• Licking an Eskimo Pie, I watched Sophie and Nathan in their old-fashioned clothes grow smaller and smaller as they were hoisted up the guide wires beneath the billowing canopies; they paused at the peak, arrested for a harrowing and breathless moment as in that endless ticktock of time before the condemned fall through the gallows trap, then plummeted earthward with a whooshing of air.†   (source)
  • There was a harrowing moment, then I drew a sigh of relief.†   (source)
  • I left under what is called a cloud, you know—I can't think why it is called that; it seemed to me a glare of unwelcome light; the process involved a series of harrowing interviews with m'tutor.†   (source)
  • But you understand, you, my self, who always comes at a call (that would be a harrowing experience to call and for no one to come; that would make the midnight hollow, and explains the expression of old men in clubs—they have given up calling for a self who does not come), you understand that I am only superficially represented by what I was saying tonight.†   (source)
  • "" The same harrowing, mysterious voice was to be heard in the call of the Greek Apollo to the fleeing maiden Daphne, daughter of the river Peneus, as he pursued her over the plain.†   (source)
  • How he must have loved harrowing them with descriptions of her activities with the store, the mills, the saloon.†   (source)
  • In the Japanese "Records of Ancient Matters" appears another harrowing tale, but of very different import: that of the descent to the underworld of the primeval all-father Izanagi, to recover from the land of the Yellow Stream his deceased sister-spouse Izanami.†   (source)
  • He must know how harrowing her experience had been, must know she did not want to spend an evening at Melanie's when her tired body and jangled nerves cried out for the warm relaxation of bed and blankets—with a hot brick to make her toes tingle and a hot toddy to soothe her fears.†   (source)
  • "And what is it?" asked Lucy fearfully, expecting some harrowing tale.†   (source)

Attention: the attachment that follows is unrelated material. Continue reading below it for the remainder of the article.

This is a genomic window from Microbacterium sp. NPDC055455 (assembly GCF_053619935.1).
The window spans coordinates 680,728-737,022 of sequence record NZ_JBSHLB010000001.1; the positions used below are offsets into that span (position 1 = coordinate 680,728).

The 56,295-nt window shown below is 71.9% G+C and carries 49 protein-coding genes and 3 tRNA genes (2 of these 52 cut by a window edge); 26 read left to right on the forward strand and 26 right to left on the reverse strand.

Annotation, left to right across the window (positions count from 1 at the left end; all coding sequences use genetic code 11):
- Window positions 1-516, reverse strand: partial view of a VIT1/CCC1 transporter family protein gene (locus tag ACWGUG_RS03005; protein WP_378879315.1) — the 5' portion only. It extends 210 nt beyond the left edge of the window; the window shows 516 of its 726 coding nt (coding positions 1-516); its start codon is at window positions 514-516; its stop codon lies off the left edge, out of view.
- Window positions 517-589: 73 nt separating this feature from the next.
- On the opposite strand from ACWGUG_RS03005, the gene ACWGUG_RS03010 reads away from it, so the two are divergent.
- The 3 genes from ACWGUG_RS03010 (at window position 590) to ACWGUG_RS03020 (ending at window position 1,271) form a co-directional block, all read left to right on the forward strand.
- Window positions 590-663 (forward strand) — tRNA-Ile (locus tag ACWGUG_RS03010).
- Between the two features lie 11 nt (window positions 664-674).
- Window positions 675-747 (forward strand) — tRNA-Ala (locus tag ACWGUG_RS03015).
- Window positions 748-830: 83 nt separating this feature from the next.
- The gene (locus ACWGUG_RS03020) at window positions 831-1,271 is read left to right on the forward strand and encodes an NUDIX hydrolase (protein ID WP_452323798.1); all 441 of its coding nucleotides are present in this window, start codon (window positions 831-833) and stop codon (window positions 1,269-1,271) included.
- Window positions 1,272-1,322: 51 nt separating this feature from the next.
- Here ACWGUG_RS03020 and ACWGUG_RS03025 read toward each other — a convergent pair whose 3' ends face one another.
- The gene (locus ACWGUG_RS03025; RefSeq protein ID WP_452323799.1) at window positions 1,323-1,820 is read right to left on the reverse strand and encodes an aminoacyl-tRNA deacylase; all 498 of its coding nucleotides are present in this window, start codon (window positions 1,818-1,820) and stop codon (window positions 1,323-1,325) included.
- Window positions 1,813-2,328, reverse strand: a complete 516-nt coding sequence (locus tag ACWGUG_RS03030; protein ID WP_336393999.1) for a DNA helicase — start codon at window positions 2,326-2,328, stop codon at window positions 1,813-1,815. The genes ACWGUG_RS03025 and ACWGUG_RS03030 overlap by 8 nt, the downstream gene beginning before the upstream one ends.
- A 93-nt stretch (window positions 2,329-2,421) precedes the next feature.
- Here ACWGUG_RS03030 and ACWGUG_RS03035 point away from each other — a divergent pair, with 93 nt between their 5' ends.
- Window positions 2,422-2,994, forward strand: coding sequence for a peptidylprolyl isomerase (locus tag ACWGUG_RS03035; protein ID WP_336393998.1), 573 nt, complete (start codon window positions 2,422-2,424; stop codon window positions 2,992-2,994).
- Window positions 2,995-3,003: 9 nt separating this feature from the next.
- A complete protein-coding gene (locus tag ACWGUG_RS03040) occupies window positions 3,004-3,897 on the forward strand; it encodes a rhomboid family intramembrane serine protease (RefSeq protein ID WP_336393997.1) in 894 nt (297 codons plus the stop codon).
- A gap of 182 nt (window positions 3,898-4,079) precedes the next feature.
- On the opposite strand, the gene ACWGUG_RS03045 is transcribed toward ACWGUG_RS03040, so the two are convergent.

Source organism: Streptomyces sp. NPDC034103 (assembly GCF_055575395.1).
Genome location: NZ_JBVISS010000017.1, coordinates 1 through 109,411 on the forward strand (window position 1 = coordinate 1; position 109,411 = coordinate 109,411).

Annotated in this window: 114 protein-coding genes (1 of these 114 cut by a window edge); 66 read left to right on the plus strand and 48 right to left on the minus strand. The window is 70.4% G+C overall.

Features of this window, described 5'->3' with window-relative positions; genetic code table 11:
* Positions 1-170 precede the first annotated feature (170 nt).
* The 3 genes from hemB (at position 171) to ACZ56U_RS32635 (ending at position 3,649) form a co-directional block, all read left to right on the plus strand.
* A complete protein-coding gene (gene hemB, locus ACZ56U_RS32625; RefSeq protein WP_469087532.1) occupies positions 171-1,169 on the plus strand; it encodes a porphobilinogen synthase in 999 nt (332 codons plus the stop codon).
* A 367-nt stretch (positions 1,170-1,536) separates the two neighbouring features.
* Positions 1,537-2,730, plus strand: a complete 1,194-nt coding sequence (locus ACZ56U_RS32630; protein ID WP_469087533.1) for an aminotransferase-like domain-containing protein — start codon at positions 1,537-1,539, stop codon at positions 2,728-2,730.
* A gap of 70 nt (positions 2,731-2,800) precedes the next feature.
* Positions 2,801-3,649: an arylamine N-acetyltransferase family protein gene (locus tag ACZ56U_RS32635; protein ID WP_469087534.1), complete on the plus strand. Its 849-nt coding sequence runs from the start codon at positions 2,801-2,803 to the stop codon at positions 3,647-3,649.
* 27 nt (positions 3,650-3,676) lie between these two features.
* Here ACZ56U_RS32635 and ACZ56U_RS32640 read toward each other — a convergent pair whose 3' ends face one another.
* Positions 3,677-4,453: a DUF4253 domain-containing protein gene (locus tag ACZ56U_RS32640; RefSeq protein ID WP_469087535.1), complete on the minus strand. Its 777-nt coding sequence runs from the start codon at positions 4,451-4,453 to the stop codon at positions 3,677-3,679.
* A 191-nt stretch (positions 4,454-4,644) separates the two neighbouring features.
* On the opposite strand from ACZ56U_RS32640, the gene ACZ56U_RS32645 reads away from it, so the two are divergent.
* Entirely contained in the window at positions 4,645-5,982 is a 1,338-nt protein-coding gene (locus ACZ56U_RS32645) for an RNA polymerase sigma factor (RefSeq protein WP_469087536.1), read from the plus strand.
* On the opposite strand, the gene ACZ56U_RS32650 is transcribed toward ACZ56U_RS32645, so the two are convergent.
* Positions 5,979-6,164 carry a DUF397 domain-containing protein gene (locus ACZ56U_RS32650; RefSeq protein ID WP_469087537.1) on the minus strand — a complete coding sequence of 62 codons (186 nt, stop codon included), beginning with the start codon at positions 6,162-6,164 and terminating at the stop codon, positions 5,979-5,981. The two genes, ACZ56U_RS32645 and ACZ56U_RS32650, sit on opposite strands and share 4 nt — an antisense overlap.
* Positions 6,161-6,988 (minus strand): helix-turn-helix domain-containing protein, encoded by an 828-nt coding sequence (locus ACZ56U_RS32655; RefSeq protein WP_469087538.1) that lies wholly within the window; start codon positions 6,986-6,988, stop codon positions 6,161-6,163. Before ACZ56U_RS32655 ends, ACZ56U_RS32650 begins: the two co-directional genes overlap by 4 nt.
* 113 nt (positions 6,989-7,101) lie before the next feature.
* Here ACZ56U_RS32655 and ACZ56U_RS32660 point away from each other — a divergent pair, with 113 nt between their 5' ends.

• Oh, we have imagined the most harrowing things.†   (source)
  • Love, jealousy, hatred, burst out around us in harrowing cries.†   (source)
  • He looked away, for that epicene tenderness of hers was too harrowing.†   (source)
  • But even more harrowing than this, was the problem of a way out that was before him.†   (source)
  • She saw from his face that he was getting into one of his tempestuous, self-harrowing moods.†   (source)
  • 54 Plowing, harrowing, and furrowing….†   (source)
  • "A harrowing old man, Mis'ess Yeobright," said Christian despondingly.†   (source)
  • I'll hear his harrowing plea the rest of my life!†   (source)
  • He looked like a man who had passions, secrets, and private harrowing griefs and adventures.†   (source)
  • It was pretty harrowing—the only person it didn't disturb was Abe North—he flew off to Havre—he probably doesn't know about it yet.†   (source)
  • You want the luxury of harrowing yourself by thinking what a poor, bawling, wretched, story-book wife I am.†   (source)
  • For there were still two men lying impotent in their bunks; and these, seeing the water pour in and thinking the ship had foundered, began to cry out aloud, and that with such harrowing cries that all who were on deck tumbled one after another into the skiff and fell to their oars.†   (source)